Elementary, My Dear Watson: IBM Enters Medical Image Storage
August 20, 2015
Merge is a medical image storage service, and IBM has big plans to transform that business, says John R. Graham, senior fellow at the National Center for Policy Analysis.
According to IBM: "medical images are by far the largest and fastest-growing data source in the healthcare industry and perhaps the world -- IBM estimates that they account for at least 90 percent of all medical data today."
IBM believes they are under-used. To date, Watson has excelled at natural language processing, useful for doctors' notes and claims processing. However, medical image archives have not caught up. IBM promises that Watson's artificial intelligence will "see" all the medical images in its archives and learn from them, bringing answers to radiologists and cardiologists that they cannot see with their naked eyes. The benefits of this approach to diagnosis, treatment, and research & development would be astonishing.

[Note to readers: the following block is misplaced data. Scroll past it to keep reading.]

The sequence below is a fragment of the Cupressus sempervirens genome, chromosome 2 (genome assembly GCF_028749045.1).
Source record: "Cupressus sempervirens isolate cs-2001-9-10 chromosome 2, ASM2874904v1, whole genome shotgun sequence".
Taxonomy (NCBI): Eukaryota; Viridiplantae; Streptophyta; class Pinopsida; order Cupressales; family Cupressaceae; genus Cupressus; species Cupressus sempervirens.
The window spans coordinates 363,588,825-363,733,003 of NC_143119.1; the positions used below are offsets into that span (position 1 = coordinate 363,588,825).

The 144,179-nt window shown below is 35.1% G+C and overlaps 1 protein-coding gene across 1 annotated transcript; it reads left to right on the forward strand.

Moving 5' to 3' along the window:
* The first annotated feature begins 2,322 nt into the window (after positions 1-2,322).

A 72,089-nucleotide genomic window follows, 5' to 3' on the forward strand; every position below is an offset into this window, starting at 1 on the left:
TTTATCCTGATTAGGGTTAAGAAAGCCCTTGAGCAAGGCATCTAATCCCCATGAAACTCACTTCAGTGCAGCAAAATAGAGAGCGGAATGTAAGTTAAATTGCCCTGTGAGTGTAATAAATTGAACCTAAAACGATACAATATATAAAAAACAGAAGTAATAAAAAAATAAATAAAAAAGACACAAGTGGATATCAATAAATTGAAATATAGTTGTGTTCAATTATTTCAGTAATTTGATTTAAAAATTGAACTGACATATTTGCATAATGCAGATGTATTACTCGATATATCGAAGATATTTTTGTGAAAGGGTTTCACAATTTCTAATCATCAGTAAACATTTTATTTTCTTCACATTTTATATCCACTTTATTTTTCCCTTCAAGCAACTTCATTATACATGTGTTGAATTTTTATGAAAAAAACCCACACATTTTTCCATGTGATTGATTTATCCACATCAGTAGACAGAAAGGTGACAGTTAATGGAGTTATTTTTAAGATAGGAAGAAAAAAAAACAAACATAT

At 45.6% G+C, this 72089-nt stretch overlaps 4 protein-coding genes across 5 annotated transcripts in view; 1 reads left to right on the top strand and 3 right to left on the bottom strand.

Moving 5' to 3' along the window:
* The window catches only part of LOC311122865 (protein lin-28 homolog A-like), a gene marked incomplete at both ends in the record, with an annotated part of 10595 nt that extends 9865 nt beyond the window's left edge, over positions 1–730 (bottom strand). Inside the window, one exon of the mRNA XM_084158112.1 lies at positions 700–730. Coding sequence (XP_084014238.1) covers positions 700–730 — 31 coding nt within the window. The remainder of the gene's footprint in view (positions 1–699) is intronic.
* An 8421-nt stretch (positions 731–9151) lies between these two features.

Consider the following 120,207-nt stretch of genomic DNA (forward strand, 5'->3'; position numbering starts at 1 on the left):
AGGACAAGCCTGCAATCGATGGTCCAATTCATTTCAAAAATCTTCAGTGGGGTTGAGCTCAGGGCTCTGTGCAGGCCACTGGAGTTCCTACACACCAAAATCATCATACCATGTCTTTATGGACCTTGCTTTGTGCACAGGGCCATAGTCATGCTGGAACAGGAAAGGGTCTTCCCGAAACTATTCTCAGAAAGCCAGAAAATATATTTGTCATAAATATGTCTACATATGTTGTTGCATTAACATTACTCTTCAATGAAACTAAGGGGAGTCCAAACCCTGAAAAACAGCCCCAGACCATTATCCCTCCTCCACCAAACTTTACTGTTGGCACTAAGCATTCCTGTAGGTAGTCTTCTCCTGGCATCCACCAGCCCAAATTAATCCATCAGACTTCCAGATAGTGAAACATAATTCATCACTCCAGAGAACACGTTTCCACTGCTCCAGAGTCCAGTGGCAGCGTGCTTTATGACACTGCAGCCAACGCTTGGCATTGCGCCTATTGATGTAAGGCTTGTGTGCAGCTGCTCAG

There are obstacles. One is the U.S. health payment system. The bias in U.S. health care is that there is too much imaging. Medicare's fees and use of imaging has declined the last five years.
Another challenge is concerns over data privacy, images are entering an increasingly accessible market. The value of medical images is advancing faster than our federal and state privacy laws can accommodate.
The success of the 21st Century Cures legislation, which promises to revolutionize the U.S. regulatory environment for medical research, indicates that Congress retains the capacity to respond to the promise of innovation with responsible reform.
Source: John R. Graham, "Elementary, My Dear Watson: IBM Enters Medical Image Storage," Forbes, August 17, 2015.
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